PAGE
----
Editors Note: Since the legalization of marijuana, allegations of bribery, human trafficking, black market sales and money laundering have surfaced. The issues involved are complex and the profits are huge. Several public officials are accused of accepting bribes and entering into close relationships with several marijuana business owners. A series of stories over the next week will examine the allegations and provide information that explains what has happened in the Central Coast.
By KAREN VELIE
Former employees and associates have accused Helios “Bobby” Dayspring, a local marijuana entrepreneur, of illegally trafficking marijuana and money laundering. They allege that Dayspring ships marijuana from his grows out of state and uses real estate purchases to launder profits.
Dayspring is involved in more than a dozen marijuana grows, a Grover Beach pot shop and other marijuana enterprises that are part of the multi-billion dollar legal marijuana industry for California growers.
But legalization also sent prices plummeting as consumers no longer had to pay prices that drug dealers charged. In California, a pound now sells wholesale for about $1,200 to $1,300, while out-of-state traffickers command approximately $2,000 a pound. At the same time, regulatory requirements in California can add $450 a pound in cost to marijuana farmers.
California grew more than 13.5 million pounds of marijuana last year. But only 2.5 million pounds were consumed statewide. The vast majority was trafficked to states where marijuana is still illegal, according to California’s Department of Food and Agriculture. Selling marijuana across state lines is illegal under federal and state laws.
Several of Dayspring’s former marijuana grow employees say that he routes marijuana to Los Angeles, and from there to the Midwest and the East Coast.
Dayspring sends hundreds of pounds with drivers in trucks or cars to LA a couple times a month, said Tony Brocking, a former employee of Dayspring.
One of Dayspring’s partners on several grows, Knut Siegfried, said the allegations are untrue and they do not traffic marijuana out of state.
Cannabis growers, even legal ones, have problems with their finances. Banks that handle money from marijuana sales can be charged with money laundering under federal law and won’t finance or accept accounts from growers.
The problem is even bigger for growers who illegally traffic in marijuana. Legal sales have a paper trail and growers can show where their money comes from. That does not happen when a grower is selling marijuana at the higher prices brought in from drug dealers.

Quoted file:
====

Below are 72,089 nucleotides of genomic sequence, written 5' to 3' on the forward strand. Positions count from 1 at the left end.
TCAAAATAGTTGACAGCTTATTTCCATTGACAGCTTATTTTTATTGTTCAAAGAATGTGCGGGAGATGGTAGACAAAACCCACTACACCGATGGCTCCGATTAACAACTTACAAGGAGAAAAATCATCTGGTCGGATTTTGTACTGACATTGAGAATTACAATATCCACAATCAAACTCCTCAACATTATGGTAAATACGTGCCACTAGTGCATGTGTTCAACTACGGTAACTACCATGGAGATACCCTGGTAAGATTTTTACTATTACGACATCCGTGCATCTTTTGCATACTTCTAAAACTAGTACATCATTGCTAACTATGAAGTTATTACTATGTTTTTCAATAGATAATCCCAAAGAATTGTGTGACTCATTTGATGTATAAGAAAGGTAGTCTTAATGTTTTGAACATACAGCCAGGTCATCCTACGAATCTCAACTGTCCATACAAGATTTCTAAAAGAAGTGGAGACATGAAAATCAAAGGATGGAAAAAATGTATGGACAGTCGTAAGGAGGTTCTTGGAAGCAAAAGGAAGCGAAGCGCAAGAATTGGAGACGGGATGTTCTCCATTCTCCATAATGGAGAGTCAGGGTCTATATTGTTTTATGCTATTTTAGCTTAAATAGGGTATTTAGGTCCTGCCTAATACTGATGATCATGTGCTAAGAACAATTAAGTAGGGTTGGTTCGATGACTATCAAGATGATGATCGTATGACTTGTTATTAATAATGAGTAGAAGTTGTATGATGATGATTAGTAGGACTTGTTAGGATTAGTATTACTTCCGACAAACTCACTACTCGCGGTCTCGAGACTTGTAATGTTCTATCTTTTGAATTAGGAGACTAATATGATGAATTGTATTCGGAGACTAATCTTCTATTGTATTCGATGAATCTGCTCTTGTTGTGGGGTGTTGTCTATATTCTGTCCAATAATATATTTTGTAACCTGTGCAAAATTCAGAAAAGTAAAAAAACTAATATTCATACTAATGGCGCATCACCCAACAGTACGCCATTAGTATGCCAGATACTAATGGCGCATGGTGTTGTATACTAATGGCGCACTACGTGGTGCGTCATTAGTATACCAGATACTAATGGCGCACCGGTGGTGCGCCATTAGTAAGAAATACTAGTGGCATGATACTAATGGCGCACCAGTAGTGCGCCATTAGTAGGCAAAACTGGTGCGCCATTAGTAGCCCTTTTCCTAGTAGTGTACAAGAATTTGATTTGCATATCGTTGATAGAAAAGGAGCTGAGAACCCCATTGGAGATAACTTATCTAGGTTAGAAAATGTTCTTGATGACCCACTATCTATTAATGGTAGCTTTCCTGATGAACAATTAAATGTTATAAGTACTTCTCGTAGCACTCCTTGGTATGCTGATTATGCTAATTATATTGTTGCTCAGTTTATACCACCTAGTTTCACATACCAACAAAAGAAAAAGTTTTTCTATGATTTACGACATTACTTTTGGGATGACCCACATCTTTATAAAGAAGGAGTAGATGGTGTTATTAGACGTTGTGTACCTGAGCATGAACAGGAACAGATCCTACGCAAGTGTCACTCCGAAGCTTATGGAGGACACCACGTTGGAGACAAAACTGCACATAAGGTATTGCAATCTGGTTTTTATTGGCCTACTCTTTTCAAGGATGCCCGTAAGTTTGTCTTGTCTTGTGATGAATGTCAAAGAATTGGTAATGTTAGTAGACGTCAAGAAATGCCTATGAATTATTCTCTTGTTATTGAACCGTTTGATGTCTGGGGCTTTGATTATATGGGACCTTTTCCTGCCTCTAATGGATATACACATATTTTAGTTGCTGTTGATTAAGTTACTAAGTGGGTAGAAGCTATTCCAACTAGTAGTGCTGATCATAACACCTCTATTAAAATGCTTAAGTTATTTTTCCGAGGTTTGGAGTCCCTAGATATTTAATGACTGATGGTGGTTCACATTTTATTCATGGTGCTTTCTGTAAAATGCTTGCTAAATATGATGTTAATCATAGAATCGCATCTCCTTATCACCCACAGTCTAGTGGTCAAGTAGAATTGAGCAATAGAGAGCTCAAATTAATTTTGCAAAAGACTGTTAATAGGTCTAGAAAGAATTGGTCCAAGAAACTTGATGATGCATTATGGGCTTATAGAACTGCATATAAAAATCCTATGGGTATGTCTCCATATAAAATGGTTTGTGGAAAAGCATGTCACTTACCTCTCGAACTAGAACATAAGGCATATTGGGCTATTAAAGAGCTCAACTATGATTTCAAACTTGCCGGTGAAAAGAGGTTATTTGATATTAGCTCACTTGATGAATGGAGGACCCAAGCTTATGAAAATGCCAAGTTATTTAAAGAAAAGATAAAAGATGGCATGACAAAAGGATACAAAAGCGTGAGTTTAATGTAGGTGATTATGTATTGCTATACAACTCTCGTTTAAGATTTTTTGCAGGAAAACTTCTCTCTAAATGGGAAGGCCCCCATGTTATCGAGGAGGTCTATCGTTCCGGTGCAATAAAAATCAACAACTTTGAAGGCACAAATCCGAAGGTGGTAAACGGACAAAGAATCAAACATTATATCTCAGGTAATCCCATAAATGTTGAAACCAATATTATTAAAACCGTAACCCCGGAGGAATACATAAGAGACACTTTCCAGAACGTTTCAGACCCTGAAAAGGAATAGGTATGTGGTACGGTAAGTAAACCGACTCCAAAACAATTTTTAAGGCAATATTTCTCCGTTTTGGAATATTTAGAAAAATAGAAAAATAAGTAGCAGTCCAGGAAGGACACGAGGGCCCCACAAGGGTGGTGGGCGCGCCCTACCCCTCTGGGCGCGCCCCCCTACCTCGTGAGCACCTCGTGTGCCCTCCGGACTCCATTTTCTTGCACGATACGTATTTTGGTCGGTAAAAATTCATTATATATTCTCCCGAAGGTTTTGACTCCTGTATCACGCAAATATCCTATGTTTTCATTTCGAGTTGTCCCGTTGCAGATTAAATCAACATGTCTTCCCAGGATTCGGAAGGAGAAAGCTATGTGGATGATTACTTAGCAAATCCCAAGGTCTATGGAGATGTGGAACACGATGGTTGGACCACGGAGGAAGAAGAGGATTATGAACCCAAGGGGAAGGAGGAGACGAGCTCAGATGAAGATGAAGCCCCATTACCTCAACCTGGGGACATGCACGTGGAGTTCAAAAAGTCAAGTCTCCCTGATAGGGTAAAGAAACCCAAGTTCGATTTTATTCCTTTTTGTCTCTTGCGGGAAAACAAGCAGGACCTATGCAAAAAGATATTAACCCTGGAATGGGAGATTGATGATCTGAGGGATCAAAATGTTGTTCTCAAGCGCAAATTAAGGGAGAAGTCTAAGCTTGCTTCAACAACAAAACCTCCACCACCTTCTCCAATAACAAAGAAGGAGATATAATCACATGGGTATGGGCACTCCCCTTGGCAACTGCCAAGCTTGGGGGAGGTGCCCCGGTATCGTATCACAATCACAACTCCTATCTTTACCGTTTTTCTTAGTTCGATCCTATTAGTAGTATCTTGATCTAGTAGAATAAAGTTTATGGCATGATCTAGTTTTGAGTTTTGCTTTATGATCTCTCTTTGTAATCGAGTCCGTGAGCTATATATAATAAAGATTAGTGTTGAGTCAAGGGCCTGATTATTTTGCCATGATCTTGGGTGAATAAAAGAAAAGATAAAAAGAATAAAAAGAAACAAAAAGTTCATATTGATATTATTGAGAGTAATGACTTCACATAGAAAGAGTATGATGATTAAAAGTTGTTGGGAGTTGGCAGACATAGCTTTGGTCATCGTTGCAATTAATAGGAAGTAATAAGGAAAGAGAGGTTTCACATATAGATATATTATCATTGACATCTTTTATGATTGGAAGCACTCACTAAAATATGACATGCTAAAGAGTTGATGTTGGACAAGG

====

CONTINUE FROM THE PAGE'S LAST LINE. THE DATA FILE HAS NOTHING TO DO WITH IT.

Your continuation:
Some illegal cannabis entrepreneurs funnel cash proceeds through retail or service businesses, while others money launder through real estate purchases and phony loans. A handful of his former grow employees said Dayspring launders his marijuana proceeds through several real estate schemes including paying cash under the table for properties, putting properties in other people’s names and receiving phony loans on the properties.
The former employees identified more than a dozen Central Coast properties linked to Dayspring.
County records show many of the properties that Dayspring has bought were purchased for well below market value.
One such property came on the market after Thomas Yanaga shot and killed Marshall Savoy in 2015. During Yanaga’s trial, he and his wife tried to sell a three-bedroom home they owned on 3.51 acres on San Gregorio Road in Atascadero.
Even though the county assessor valued the property at $704,176, county records show the property sold for $303,000 in 2015. Several of Dayspring’s former workers said he paid $650,000 in cash for the property.
And while Dayspring has claimed ownership of the property, it was purchased in the name of Luis Gonzalez, an associate of Dayspring. After CCN reporters began investigating the purchase, an attorney for Dayspring contacted CCN to pass information from Dayspring, that he only paid the $303,000 that county records list as the sales price.
In Feb. 2017, seven men broke into Dayspring’s San Gregorio home and held him at gunpoint while they tied him up. The robbers then snatched 885 pounds of medical marijuana and $139,000 in cash.
In Jan. 2014, Dayspring purchased 90 percent interest in a two bedroom home on 40 acres at 7840 Cougar Ridge Way in South San Luis Obispo County for $378,000. A year later, the remaining 10 percent was deeded to Dayspring, though no price was included on the deed.
In 2005, the 7840 Cougar Ridge Way property had sold for $890,000.
On the Central Coast, agricultural land generally sells for approximately $20,000 an acre, said Debbie Peterson, a local real estate broker.
In Northern Santa Barbara County, where several of Dayspring’s grows are located, a 50 acre parcel was recently listed for sale at $200,000, or $4,000 an acre. But Dayspring has been able to purchase land for as little as $844 an acre.
On Sept. 14, 2016, Dayspring purchased 120 acres in northern Santa Barbara County for $100,000, or $844 per acre.
A month later, on Oct, 31, 2016, Dayspring and one of his frequent partners in the cannabis industry purchased a 40-acre property in Northern Santa Barbara County for $40,000, or $1,000 an acre.
When asked about the money laundering allegations, Siegfried said that they do not launder proceeds, they are just able to buy property cheap.
“Helios never does anything illegal,” Siegfried said. “The properties were just super cheap.”
Dayspring returned a request for comment, but hung up on a reporter before answering any questions.